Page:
LINGUIST List 5.309

Fri 18 Mar 1994

Disc: Mainstream Linguistics

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  1. , Mainstream linguistics/academic protectionism
  2. Robin Schafer, Mainstream Lx
  3. Sam Wang, Mainstream linguistics

Message 1: Mainstream linguistics/academic protectionism

Date: Fri, 18 Mar 1994 07:12:53 Mainstream linguistics/academic protectionism
From: <mcconvell_puncl04.ntu.edu.au>
Subject: Mainstream linguistics/academic protectionism

Re Ian MacKay's comments about Canada's government policy on university
jobs, I understand and sympathise with Canada's problem with their near
and powerful neighbour. In fact the policy discriminates not just against
US linguists but Australians, Zambians whoever. One might argue that
free interchange of people and ideas around the world is being inhibited.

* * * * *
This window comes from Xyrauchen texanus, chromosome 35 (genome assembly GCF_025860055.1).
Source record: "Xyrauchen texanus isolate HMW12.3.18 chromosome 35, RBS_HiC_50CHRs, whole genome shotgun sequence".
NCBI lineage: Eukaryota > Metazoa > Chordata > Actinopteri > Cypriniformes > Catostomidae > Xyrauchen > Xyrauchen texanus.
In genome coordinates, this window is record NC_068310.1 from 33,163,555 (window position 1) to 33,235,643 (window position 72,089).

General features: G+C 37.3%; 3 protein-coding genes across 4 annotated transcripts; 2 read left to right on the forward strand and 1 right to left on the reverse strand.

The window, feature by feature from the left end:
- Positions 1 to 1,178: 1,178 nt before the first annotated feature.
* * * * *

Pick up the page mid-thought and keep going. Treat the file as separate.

It would be interesting to see what the effect of the policy has been
in terms of what range of theories offered in Canadian departments. Has
it tended to break the dominance of the "mainstream" discussed?

There is no such policy here in Australia. I suspect that influx of US
linguists will increase, and a fair proportion of these will be GB/
P&P/mainstream. This is not necessarily because most linguists in Australia
think this is the most productive approach around but simply because
of the perception that students must be given a reasonable background
in this theory because it is perceived to be dominant and the accepted
"mainstream". The most obvious source of GB people is US (or at least
US-trained) linguists.

Pat McConvell, Northern Territory University, Darwin, Australia
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Message 2: Mainstream Lx

Date: Thu, 17 Mar 94 21:57:55 PSMainstream Lx
From: Robin Schafer <schaferling.UCSC.EDU>
Subject: Mainstream Lx

Professor Connolly's contribution to the discussion on Mainstream
Linguistics highlights a sentiment so very often expressed by
linguists that I wonder whether it can rightfully be attributed to
the fringe: i.e. the importance of the "real" language. My own
experience leads me to believe that this is a characteristic of all
linguists, not a sub-type of them. Since I am a student at UC Santa